Academics have a really interesting relationship with money. Many of us came up in graduate programs that have a strong social consciousness ethos and a healthy skepticism toward hyper-capitalism.

My social science and humanities PhDs totally understand what I’m saying here.

As a career coach, I work regularly with PhDs in science and engineering fields, too. While there’s not the same skepticism about money and earning above average salaries, those PhDs, like their social science and humanities counterparts, are often uniformed about the value of the dollar on their daily lives. This fraught relationship with money and lack of financial literacy has real consequences on your current and future life and livelihood. So as uncomfortable as it may be, it’s time to talk about money.

I mostly see this tension around money at two points in my career coaching work with PhDs: first, at the point of beginning the job search for nonfaculty careers and second, when negotiating a job offer for a faculty or nonfaculty job.

Money and the Nonfaculty Job Search

When making the transition from graduate school to work, it can be difficult to envision your life beyond the academy. Graduate students and postdocs are especially accustomed to living lean to stay within the budget of stipends, fellowships or student loans. So it may be unexpected when I ask my clients to consider their desired salary range, and to include it as a core component of their job search criteria.

Too often, PhD jobseekers compare salaries against their graduate student stipend or postdoc salary, saying, “I’ve been surviving off $20,000 (grad students) or $40,000 (postdocs), surely anything above that is more than enough to make my life work.” It’s important to understand the value of your skills in the market so that you can make informed estimations about a fair and competitive salary range you can command.

Your first salary often sets the pace for your future earning potential. Future employers may request your salary history as a way to determine the range they are willing to offer for the position under consideration.

Which brings me to Money and Negotiation.

You should (pretty much always) make a counteroffer, as long as you do so based on solid information and with professionalism. Salary is only one component of job offer negotiations, whether you are in a faculty or nonfaculty career. When considering whether to negotiate and on what points, take into account the total package offered. Compensation packages may include health benefits, retirement contributions, professional development funds, relocation assistance, stock options, bonuses, and other items that have significant monetary value, especially if you have to pay them out of pocket.

For example, if your professional growth is tied to your annual participation at a particular conference, determine the cost of attendance and ask yourself, “what is the impact of this money coming out of my personal pay? Is there value for my employer and our mission in my conference attendance or participation?” If there is mutual benefit to you and your employer, professional development funds or conference attendance funds may be a perfectly fine category to request in your negotiations.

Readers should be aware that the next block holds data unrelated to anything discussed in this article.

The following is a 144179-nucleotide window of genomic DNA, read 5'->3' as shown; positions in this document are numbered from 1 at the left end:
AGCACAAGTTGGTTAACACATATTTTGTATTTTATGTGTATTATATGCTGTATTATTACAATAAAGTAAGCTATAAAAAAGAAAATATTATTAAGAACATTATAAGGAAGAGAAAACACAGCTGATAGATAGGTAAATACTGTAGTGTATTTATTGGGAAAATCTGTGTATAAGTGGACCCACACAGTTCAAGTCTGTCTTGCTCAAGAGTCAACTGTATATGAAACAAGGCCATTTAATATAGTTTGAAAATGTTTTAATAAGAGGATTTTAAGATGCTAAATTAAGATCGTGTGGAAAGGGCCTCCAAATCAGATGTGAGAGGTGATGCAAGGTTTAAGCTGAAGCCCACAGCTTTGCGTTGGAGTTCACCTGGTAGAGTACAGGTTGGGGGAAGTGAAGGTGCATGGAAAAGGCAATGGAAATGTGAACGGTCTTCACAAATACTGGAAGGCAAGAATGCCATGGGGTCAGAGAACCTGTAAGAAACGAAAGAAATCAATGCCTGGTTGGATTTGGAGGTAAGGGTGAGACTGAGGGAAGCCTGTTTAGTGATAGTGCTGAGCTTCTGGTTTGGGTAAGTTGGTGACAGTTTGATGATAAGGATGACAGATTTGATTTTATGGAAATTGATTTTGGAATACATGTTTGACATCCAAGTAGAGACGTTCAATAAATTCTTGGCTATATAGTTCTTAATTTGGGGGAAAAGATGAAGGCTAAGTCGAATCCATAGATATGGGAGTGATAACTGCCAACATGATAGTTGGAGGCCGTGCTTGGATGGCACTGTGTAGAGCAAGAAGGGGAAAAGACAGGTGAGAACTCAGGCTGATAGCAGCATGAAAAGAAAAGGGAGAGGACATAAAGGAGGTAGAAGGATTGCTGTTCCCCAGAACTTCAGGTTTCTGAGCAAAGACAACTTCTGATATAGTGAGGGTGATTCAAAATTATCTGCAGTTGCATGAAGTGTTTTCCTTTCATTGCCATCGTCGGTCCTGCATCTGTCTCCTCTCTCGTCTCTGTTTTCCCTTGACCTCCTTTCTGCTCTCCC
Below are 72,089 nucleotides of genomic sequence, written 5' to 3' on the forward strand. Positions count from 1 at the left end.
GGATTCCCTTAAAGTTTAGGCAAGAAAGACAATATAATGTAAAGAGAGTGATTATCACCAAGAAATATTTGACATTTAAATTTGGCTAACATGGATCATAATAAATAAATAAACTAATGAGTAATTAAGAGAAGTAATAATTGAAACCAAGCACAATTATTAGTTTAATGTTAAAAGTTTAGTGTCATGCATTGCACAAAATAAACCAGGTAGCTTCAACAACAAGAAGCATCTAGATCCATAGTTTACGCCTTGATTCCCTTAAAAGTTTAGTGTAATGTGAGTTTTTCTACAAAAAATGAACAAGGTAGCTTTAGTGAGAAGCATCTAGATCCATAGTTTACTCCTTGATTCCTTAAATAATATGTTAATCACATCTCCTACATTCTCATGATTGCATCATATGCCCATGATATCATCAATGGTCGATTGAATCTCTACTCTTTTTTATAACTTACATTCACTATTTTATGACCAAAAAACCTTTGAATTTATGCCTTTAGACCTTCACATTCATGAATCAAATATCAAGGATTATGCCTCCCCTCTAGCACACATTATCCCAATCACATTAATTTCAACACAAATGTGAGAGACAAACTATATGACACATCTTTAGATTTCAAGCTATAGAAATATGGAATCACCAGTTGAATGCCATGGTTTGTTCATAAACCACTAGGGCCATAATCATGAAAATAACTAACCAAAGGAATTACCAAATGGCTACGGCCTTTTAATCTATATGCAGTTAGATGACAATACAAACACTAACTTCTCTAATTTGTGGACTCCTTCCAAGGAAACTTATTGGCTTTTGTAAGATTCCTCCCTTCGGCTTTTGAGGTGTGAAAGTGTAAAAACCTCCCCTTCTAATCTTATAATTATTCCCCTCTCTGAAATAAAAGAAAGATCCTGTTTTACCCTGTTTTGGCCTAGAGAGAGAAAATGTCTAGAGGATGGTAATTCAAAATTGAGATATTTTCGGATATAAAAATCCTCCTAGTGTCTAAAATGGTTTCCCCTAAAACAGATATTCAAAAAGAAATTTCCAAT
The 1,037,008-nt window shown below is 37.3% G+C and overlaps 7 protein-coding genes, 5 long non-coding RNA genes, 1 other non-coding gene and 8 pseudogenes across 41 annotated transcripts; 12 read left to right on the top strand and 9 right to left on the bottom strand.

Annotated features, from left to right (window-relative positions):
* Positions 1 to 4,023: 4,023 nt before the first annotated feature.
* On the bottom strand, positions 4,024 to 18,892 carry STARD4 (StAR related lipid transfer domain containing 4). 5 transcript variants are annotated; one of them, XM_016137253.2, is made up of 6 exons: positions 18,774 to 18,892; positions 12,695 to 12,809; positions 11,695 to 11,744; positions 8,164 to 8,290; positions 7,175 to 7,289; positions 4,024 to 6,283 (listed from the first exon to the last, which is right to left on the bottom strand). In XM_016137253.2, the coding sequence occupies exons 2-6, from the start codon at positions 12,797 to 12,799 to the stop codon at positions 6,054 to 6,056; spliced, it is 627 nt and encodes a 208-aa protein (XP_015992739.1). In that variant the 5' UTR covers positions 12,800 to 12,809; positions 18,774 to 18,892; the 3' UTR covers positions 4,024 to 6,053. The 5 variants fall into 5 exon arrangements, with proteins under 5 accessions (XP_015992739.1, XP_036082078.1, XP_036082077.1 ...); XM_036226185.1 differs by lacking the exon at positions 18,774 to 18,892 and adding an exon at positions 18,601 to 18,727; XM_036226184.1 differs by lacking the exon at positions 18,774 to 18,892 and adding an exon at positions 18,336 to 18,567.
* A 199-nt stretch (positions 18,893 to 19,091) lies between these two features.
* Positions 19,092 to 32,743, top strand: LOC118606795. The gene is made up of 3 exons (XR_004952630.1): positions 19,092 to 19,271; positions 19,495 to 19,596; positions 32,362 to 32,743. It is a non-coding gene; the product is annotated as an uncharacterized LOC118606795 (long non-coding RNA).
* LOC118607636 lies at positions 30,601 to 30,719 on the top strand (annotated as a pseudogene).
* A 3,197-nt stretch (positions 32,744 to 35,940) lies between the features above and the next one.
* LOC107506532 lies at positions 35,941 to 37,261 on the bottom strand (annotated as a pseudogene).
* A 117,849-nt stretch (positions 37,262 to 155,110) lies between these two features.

Here are some points to help you determine your salary requirements and to evaluate a job offer:

Know what you need to live like the adult version of you. How does your grown up, professional self want to live? The you who likes healthy food, nice experiences for your spouses and children, and vacations with family and friends. Eventually you’ll get tired of Ikea furniture and living with roommates. Fast forward to six months into your new job and life to think about how your lifestyle will change and the cost associated with that lifestyle change. If you’re still unsure, look around at recent graduates and new professionals for an indication of the rhythm and demands of professional work and life.

Know the cost of living in the city and state where your new job will be located. Cost of living includes the cost of housing, insurances, vehicles or public transportation, utilities, food and extras like entertainment. Check out a cost of living calculator for more information.

Know the tools and support required for you to be successful in your job. If you are in a tenure track position, you may need research funds, conference or travel funds, professional development funds, research assistance, and more. Identify your top priorities and investigate the cost of these.

Investigate the salary range for this particular position in the industry and region where the company is based. Industry and location matter in nonfaculty careers as well. A data analyst working for the government would expect to earn less than a data analyst in the private sector, just as that same data analyst would most likely earn a higher salary in San Francisco, CA than in Charlotte, NC. Similarly, a faculty salary in the Northeast will most likely be higher than the salary of a comparable position in the Midwest, but so is the cost of living.

As a cultural anthropologist with a strong commitment to equity and justice, I understand that money may not be a comfortable subject to discuss. However, my goal is for graduate and PhD job seekers to realize purposeful work that pays well and that rewards the hard work, time, and effort that you have expended in becoming a leader and expert in your field.

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